Sometimes, your words wind up in others’ stories. And wind up telling the story better than you could have directly.
That’s been the case in the past week when I’ve seen thoughts I’ve shared on everything from science-fiction technology to education technology appear under the bylines of others. (And yes. It’s all the same Frank Catalano. I just haven’t made a big deal about my science-fiction writing to those who know me for education and other technology, as EdSurge perceptively observed.)
Edtech is at one end of the spectrum. Jennifer Chang, in Success Magazine, provided an overview of areas of entrepreneurial involvement currently under discussion and debate. I pointed out that there isn’t just one kind of education technology, but at least three: the digital curriculum materials and devices that students see, testing and assessment software teachers use, and the stuff students never see.
“The third bucket tends to be ignored a lot, but the third bucket is things like student information and data or portals for parents to look at grades,” explains longtime industry strategist and analyst Frank Catalano. “All three of those buckets are important, but when people think about technology in classrooms, they tend to think of stuff that generally faces the student, not the stuff that teachers use in lesson planning or that administrators use to run the school.”
There’s also the matter of people being really awful at predicting how unfamiliar tech can change lives, as was shown years ago when focus groups hated the idea of automated teller machines.
“ATMs transformed how we think about banking in ways that nobody could foresee at the time they were introduced. Technology could do the same thing for education with the right emphasis put in the right places,” Catalano explains.
And I come out in favor of making sure startups know enough about education — but not too much, so that knowledge can be used as the basis for true innovation.
“It’s important to talk to teachers and talk to students, but don’t let it completely constrict your thinking,” he warns. “If the music industry knew exactly what it [needed] and music consumers really knew exactly what they wanted, they would’ve been the ones who created iTunes. And they didn’t. It took somebody from the outside, who didn’t come from the industry but knew enough about it and was informed by the people in it and the customers to do something transformative. To me, that kind of plays against the concept that only teachers or education administrators can come up with good ideas. That’s not true. They have important input. But sometimes to do transformative thinking, you need somebody from the outside who can sort of internalize the issues from a new perspective.”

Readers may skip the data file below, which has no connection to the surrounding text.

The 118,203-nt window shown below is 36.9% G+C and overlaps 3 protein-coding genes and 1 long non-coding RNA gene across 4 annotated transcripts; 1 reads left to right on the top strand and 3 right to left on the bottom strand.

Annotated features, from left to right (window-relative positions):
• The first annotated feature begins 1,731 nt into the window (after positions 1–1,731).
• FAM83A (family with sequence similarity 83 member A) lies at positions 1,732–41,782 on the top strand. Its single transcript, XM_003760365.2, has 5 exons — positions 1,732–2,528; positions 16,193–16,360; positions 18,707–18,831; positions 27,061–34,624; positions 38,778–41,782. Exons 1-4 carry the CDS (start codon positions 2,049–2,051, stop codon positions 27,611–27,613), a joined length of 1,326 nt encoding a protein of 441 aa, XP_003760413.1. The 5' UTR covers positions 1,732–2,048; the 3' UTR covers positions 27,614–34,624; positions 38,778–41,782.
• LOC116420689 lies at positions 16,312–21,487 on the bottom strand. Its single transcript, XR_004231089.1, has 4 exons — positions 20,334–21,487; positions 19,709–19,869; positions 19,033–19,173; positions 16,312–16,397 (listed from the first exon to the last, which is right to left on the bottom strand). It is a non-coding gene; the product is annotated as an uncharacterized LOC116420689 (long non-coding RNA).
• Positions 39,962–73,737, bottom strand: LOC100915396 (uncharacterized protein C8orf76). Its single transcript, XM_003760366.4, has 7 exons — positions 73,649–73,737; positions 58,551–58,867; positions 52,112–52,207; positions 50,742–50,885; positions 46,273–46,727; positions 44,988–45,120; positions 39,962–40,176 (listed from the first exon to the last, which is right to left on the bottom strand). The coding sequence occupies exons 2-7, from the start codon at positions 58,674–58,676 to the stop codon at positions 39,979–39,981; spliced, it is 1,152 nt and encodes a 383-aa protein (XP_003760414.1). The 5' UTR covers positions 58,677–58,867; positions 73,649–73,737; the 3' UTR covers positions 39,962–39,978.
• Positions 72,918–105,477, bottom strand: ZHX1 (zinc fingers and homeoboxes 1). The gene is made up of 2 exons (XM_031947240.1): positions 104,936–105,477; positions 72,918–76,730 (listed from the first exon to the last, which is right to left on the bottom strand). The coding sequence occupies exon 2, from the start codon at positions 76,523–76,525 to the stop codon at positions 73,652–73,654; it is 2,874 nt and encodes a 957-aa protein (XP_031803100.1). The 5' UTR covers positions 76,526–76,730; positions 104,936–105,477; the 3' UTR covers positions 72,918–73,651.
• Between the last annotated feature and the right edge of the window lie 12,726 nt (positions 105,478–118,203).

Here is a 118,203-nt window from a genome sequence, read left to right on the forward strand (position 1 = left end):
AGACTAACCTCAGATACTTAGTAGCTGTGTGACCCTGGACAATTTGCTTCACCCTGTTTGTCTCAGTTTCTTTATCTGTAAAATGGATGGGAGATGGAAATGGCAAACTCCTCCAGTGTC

At the other end of the spectrum? USA Today, where Jon Swartz did a well-researched and fun piece, “Today’s technology lives in sci-fi films of yesteryear.” Think Google Glass, drones and all that. My take:
“The best predictive movies are based on well-thought-out books or short fiction by some of the best minds of speculative fiction,” says science-fiction writer Frank Catalano, pointing to Philip K. Dick (whose stories inspired Blade Runner, Minority Report, Total Recall and The Adjustment Bureau) and Frank Herbert’s Dune series.
More recent tech came up when I took part in the GeekWire Radio podcast, verbally reviewing Google Chromecast (in advance of my GeekWire column on the streaming video device for televisions).
And Getting Smart, an edtech blog, cited a white paper I’d written and quoted me a bit more in discussing digital Open Badges and how these smart web images, with embedded data, might fit into the future of professional credentials in, “Mozilla Open Badges to Show Career Readiness.”
It was an unusually busy week. To be Frank.